Because of variations in conditions in the interior of chamber 40 which affect plasma 50, the plasma has a variable impedance. The conditions are aberrations in the flow rate and species of the gas flowing through port 72, aberrations in the pressure in chamber 40 and other factors. In addition, noise is sometimes supplied to motors 118 and 120. All of these factors affect the impedance reflected by the load including plasma 50 back to the output terminals of amplifier 102. Microprocessor 20 responds to the output signals of the circuits included in sensor 104 to control motors 118 and 120 to vary the values of capacitors 112 and 116 to maintain the impedance driven by the output of amplifier 102 relatively constant.
Circuit 14 for supplying r.f. bias to workpiece 54 via electrode 56 has a construction similar to circuit 12. Circuit 14 includes constant frequency r.f. source 130, typically having a frequency such as 400 kHz, 2.0 mHz or 13.56 mHz. The constant frequency output of source 130 drives variable gain power amplifier 132, which in turn drives the cascaded arrangement including cable 136 and matching network 138. Matching network 138 includes a series leg comprising the series combination of fixed inductor 140 and variable capacitor 142, as well as a shunt leg including fixed inductor 144 and variable capacitor 146. Motors 148 and 150, which are preferably step motors, vary the values of capacitors 142 and 146, respectively, in response to signals from microprocessor 20.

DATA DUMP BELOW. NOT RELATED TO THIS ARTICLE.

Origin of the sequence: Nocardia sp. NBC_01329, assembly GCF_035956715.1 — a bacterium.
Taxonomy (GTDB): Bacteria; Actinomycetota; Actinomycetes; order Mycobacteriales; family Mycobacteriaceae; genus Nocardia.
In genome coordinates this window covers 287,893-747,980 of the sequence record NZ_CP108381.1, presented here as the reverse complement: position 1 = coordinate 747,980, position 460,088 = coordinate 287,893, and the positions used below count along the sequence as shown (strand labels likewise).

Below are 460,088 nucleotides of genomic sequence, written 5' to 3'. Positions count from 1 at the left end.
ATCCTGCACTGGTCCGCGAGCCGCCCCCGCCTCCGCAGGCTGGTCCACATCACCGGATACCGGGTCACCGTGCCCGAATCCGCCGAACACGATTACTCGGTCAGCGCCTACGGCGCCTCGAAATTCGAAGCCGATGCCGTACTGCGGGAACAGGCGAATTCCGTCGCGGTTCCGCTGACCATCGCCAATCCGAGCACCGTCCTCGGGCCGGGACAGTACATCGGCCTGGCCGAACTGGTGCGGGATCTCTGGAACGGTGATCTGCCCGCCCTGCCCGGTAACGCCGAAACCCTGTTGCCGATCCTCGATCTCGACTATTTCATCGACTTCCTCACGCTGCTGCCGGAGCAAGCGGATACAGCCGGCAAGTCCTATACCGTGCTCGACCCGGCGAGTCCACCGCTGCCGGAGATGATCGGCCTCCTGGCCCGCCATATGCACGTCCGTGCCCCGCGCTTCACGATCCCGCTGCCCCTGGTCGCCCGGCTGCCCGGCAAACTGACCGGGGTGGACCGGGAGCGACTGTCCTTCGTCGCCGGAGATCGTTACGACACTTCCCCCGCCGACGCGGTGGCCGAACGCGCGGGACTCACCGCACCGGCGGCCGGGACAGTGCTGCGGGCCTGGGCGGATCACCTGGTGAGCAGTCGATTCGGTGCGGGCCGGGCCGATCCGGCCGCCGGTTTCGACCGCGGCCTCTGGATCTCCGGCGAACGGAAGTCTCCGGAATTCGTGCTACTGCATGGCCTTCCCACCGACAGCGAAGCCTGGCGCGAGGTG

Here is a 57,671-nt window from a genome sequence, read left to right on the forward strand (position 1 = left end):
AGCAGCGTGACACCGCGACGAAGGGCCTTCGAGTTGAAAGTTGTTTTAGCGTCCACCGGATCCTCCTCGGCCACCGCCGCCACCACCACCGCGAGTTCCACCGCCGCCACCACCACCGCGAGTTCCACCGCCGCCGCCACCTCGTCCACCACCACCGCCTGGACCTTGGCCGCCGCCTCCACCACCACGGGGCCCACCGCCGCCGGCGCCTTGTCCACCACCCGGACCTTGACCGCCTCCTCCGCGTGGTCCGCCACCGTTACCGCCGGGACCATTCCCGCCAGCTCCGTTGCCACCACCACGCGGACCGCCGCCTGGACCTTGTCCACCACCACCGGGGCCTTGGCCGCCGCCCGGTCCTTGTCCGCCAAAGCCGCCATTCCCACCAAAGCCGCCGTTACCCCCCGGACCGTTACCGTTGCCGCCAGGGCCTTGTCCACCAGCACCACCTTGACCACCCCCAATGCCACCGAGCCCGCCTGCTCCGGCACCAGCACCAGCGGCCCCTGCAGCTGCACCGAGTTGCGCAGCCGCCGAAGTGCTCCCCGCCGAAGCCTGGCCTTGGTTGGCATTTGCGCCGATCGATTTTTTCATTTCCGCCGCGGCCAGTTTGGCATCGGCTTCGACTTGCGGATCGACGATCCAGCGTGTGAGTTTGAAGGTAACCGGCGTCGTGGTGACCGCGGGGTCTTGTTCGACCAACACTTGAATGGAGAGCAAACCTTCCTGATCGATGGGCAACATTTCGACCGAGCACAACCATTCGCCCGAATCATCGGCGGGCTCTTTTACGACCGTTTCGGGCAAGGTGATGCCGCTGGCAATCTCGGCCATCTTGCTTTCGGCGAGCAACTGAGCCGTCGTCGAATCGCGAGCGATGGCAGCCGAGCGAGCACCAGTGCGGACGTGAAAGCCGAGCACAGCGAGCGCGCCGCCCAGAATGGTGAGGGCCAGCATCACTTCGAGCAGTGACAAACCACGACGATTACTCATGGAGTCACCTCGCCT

Output terminal 152 of matching network 138 supplies an r.f. bias voltage to electrode 56 by way of series coupling capacitor 154 which isolates matching network 138 from the chucking voltage of d.c. source 66. The r.f. energy circuit 14 applies to electrode 56 is capacitively coupled via dielectric layer 48, workpiece 54 and a plasma sheath between the workpiece and plasma to a portion of the plasma in close proximity with chuck 52. The r.f. energy chuck 52 couples to plasma 50 establishes a d.c. bias in the plasma; the d.c. bias typically has values between 50 and 1000 volts. The d.c. bias resulting from the r.f. energy circuit 14 applies to electrode 52 accelerates ions in plasma 50 to workpiece 54.